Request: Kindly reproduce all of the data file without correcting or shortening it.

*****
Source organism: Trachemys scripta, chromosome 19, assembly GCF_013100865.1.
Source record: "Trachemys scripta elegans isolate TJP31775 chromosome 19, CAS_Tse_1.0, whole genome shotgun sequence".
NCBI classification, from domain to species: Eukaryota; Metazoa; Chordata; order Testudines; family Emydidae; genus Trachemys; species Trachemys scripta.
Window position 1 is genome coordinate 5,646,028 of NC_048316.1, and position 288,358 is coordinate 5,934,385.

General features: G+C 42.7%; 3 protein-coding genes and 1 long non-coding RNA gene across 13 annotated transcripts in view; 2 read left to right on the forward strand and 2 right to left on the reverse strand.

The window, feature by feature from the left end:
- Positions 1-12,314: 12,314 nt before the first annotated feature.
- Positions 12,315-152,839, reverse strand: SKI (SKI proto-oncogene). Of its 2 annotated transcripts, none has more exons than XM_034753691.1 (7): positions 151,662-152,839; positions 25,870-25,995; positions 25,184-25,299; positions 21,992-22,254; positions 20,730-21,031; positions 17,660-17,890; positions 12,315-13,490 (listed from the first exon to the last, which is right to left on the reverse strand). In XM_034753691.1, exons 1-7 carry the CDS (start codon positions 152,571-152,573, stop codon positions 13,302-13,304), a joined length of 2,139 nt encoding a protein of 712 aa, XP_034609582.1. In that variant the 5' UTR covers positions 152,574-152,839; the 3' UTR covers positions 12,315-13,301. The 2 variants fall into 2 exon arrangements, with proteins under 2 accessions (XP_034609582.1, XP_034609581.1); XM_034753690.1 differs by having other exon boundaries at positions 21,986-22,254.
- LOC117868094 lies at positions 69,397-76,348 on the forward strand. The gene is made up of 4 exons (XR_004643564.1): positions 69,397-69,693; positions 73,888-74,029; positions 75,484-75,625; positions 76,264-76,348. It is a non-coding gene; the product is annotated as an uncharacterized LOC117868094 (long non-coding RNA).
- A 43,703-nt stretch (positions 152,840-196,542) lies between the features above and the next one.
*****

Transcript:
Source organism: Trachemys scripta, chromosome 19, assembly GCF_013100865.1.
Source record: "Trachemys scripta elegans isolate TJP31775 chromosome 19, CAS_Tse_1.0, whole genome shotgun sequence".
NCBI classification, from domain to species: Eukaryota; Metazoa; Chordata; order Testudines; family Emydidae; genus Trachemys; species Trachemys scripta.
Window position 1 is genome coordinate 5,646,028 of NC_048316.1, and position 288,358 is coordinate 5,934,385.

General features: G+C 42.7%; 3 protein-coding genes and 1 long non-coding RNA gene across 13 annotated transcripts in view; 2 read left to right on the forward strand and 2 right to left on the reverse strand.

The window, feature by feature from the left end:
- Positions 1-12,314: 12,314 nt before the first annotated feature.
- Positions 12,315-152,839, reverse strand: SKI (SKI proto-oncogene). Of its 2 annotated transcripts, none has more exons than XM_034753691.1 (7): positions 151,662-152,839; positions 25,870-25,995; positions 25,184-25,299; positions 21,992-22,254; positions 20,730-21,031; positions 17,660-17,890; positions 12,315-13,490 (listed from the first exon to the last, which is right to left on the reverse strand). In XM_034753691.1, exons 1-7 carry the CDS (start codon positions 152,571-152,573, stop codon positions 13,302-13,304), a joined length of 2,139 nt encoding a protein of 712 aa, XP_034609582.1. In that variant the 5' UTR covers positions 152,574-152,839; the 3' UTR covers positions 12,315-13,301. The 2 variants fall into 2 exon arrangements, with proteins under 2 accessions (XP_034609582.1, XP_034609581.1); XM_034753690.1 differs by having other exon boundaries at positions 21,986-22,254.
- LOC117868094 lies at positions 69,397-76,348 on the forward strand. The gene is made up of 4 exons (XR_004643564.1): positions 69,397-69,693; positions 73,888-74,029; positions 75,484-75,625; positions 76,264-76,348. It is a non-coding gene; the product is annotated as an uncharacterized LOC117868094 (long non-coding RNA).
- A 43,703-nt stretch (positions 152,840-196,542) lies between the features above and the next one.